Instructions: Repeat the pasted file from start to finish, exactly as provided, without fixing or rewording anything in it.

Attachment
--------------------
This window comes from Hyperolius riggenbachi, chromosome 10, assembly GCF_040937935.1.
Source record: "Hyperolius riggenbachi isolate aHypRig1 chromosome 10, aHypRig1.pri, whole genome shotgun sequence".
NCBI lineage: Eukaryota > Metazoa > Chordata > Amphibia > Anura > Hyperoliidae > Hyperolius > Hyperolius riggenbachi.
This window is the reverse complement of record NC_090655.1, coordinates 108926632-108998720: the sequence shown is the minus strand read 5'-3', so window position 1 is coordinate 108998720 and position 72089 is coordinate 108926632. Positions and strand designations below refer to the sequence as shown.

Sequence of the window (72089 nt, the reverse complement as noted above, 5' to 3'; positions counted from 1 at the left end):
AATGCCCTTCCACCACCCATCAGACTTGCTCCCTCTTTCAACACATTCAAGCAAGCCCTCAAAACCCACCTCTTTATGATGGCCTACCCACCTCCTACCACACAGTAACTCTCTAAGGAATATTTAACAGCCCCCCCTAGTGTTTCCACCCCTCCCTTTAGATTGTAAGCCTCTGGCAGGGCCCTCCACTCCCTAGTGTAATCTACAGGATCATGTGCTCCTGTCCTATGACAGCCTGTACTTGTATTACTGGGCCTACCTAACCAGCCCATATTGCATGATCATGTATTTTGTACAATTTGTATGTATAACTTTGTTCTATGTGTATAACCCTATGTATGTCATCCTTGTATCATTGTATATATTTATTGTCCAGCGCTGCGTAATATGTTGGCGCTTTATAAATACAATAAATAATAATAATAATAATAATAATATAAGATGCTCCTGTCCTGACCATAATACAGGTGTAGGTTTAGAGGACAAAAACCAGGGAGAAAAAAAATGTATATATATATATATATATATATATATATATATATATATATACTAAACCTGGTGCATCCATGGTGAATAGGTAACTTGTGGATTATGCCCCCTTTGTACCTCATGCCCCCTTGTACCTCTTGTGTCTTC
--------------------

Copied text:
This window comes from Hyperolius riggenbachi, chromosome 10, assembly GCF_040937935.1.
Source record: "Hyperolius riggenbachi isolate aHypRig1 chromosome 10, aHypRig1.pri, whole genome shotgun sequence".
NCBI lineage: Eukaryota > Metazoa > Chordata > Amphibia > Anura > Hyperoliidae > Hyperolius > Hyperolius riggenbachi.
This window is the reverse complement of record NC_090655.1, coordinates 108926632-108998720: the sequence shown is the minus strand read 5'-3', so window position 1 is coordinate 108998720 and position 72089 is coordinate 108926632. Positions and strand designations below refer to the sequence as shown.

Sequence of the window (72089 nt, the reverse complement as noted above, 5' to 3'; positions counted from 1 at the left end):
AATGCCCTTCCACCACCCATCAGACTTGCTCCCTCTTTCAACACATTCAAGCAAGCCCTCAAAACCCACCTCTTTATGATGGCCTACCCACCTCCTACCACACAGTAACTCTCTAAGGAATATTTAACAGCCCCCCCTAGTGTTTCCACCCCTCCCTTTAGATTGTAAGCCTCTGGCAGGGCCCTCCACTCCCTAGTGTAATCTACAGGATCATGTGCTCCTGTCCTATGACAGCCTGTACTTGTATTACTGGGCCTACCTAACCAGCCCATATTGCATGATCATGTATTTTGTACAATTTGTATGTATAACTTTGTTCTATGTGTATAACCCTATGTATGTCATCCTTGTATCATTGTATATATTTATTGTCCAGCGCTGCGTAATATGTTGGCGCTTTATAAATACAATAAATAATAATAATAATAATAATAATATAAGATGCTCCTGTCCTGACCATAATACAGGTGTAGGTTTAGAGGACAAAAACCAGGGAGAAAAAAAATGTATATATATATATATATATATATATATATATATATATATATACTAAACCTGGTGCATCCATGGTGAATAGGTAACTTGTGGATTATGCCCCCTTTGTACCTCATGCCCCCTTGTACCTCTTGTGTCTTC